When you really think about it, what a powerful statement that is! What a true and quite often unnoticed truth it is, too. Many scenarios rapidly come to mind when I think of practical examples of this and it’s been something flowing through the last few weeks of thoughts for me. I have been working with an ACT (Acceptance and Commitment Therapy) therapist over the last year and a half and this recently came up in conversation. When we are experiencing big feelings or what feels like overwhelming tasks or life circumstances, it is very often a small choice that can, over time, make a big difference. For example, with ACT therapy, there’s significant focus on one’s personal values and learning to make decisions based upon those values. Over my time in therapy and as I really began to highlight my values and what that looked like in my little life, they often led to rather small shifts in my everyday choices. I struggled and felt silly when I found myself discussing with a therapist something as insignificant as the snooze button on my alarm, but now more clearly than ever am I really seeing what “small steps” can do for my purposeful living.

Let me explain the snoozing and how a delightful domino effect can happen. As I spent time reflecting on my personal values, a particular area that landed at the top was my parenting and being as present as possible for my children. Digging a little deeper, that leads to practical examples such as creating more opportunities to be able to actually look them in the eye, giving them my undistracted attention when I’m not washing dishes, on my phone, rushing to get myself dressed, etc. This led to the very simple, but oh so difficult for me choice dating back to circa 1990, which is waking up in the morning to an alarm at a reasonable hour that allows for dressing and eating in a civilized manner. This may sound foreign to those of you who are actual grown-ups and don’t still act like a 13-year-old in the morning, but that damn snooze button is my arch enemy and causes me to wear my hair in a ponytail 362 days of the year, bark at my children to get up and find their other shoe, do a lot of sweating getting loaded up in the car and possibly tempt speeding to school. I am not present on those mornings. However, when I PRACTICE making a simple shift in my choices and drag myself from the bed to the bathroom when the alarm goes off, I then have the option of having a cup of coffee in quiet, matching my socks or accessories with my underwear, helping kids with breakfast and sitting down with them while they eat, and just plain feeling better and ready to face the day. I could go on and on with ways that the dominos continue throughout the day, but you can likely imagine that it leads to meeting other personal value goals like productivity, creativity, etc.

What led me to begin typing this morning is another small change I’ve been recently working on (and failing a lot on, too) is that dang social media habit! The brain and fingertip mindlessly tap on the app and suck me into a vortex of time-sucking, productivity-wasting, and guilt. That’s a bit dramatic, but something I despise nonetheless. It continues to come up in therapy as a frustration for me and at this last appointment, we set a very simple goal to try. I’m (supposed) to quickly set a 5-minute timer on my phone right before opening a social media app. When it goes off, I choose to take two slow breaths and then decide if I want to keep scrolling. It’s my choice at that point, of course, but it gives me a small window to assess whether I’m enjoying the scrolling as a mental break or if it’s mindless and unhelpful. Maybe this sounds silly, but this very small, seemingly insignificant choice, can potentially help me with living my life focused more on my values of productivity, mindfulness with my faith, self-care of my mental and physical health, being more present and available with my dear children, creativity projects, renewing my love of reading, etc.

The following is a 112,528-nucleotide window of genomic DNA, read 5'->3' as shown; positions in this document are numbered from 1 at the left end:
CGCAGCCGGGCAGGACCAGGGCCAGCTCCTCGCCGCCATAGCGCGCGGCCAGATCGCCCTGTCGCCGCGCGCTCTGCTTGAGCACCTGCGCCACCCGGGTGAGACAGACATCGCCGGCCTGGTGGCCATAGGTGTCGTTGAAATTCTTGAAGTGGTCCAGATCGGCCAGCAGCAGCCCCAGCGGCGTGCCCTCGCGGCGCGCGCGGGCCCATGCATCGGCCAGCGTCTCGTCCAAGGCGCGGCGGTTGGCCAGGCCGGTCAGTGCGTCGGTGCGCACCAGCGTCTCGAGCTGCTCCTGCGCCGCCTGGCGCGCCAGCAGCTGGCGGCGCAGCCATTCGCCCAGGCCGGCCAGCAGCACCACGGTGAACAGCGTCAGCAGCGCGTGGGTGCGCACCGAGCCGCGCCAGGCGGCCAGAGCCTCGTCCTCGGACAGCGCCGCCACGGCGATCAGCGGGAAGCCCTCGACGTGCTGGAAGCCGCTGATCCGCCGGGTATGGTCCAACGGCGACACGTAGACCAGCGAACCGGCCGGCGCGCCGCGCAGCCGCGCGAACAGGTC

This message and encouragement goes for big and small goals. Have a disaster of a mess in your house? Start with one thing. One thing at a time. Feeling the overwhelm of weight gain or emotional discomfort? You get to choose to start with one small thing. In the mental health world, the phrase used for helping those struggling with depression to find health and routine again is called Behavioral Activation. It was certainly one of the hardest pieces for me when my depression was heavy because you simply “don’t want to” to the nth degree because it feels almost painful to take the first step, but it is the first step that slowly leads to the feeling of hope that we desperately want. Wherever you are today, whether that be in the depths of frustration or simply aware of an annoying habit, set a tiny goal with realistic expectations of the classic “one step forward, two steps back” and keep going.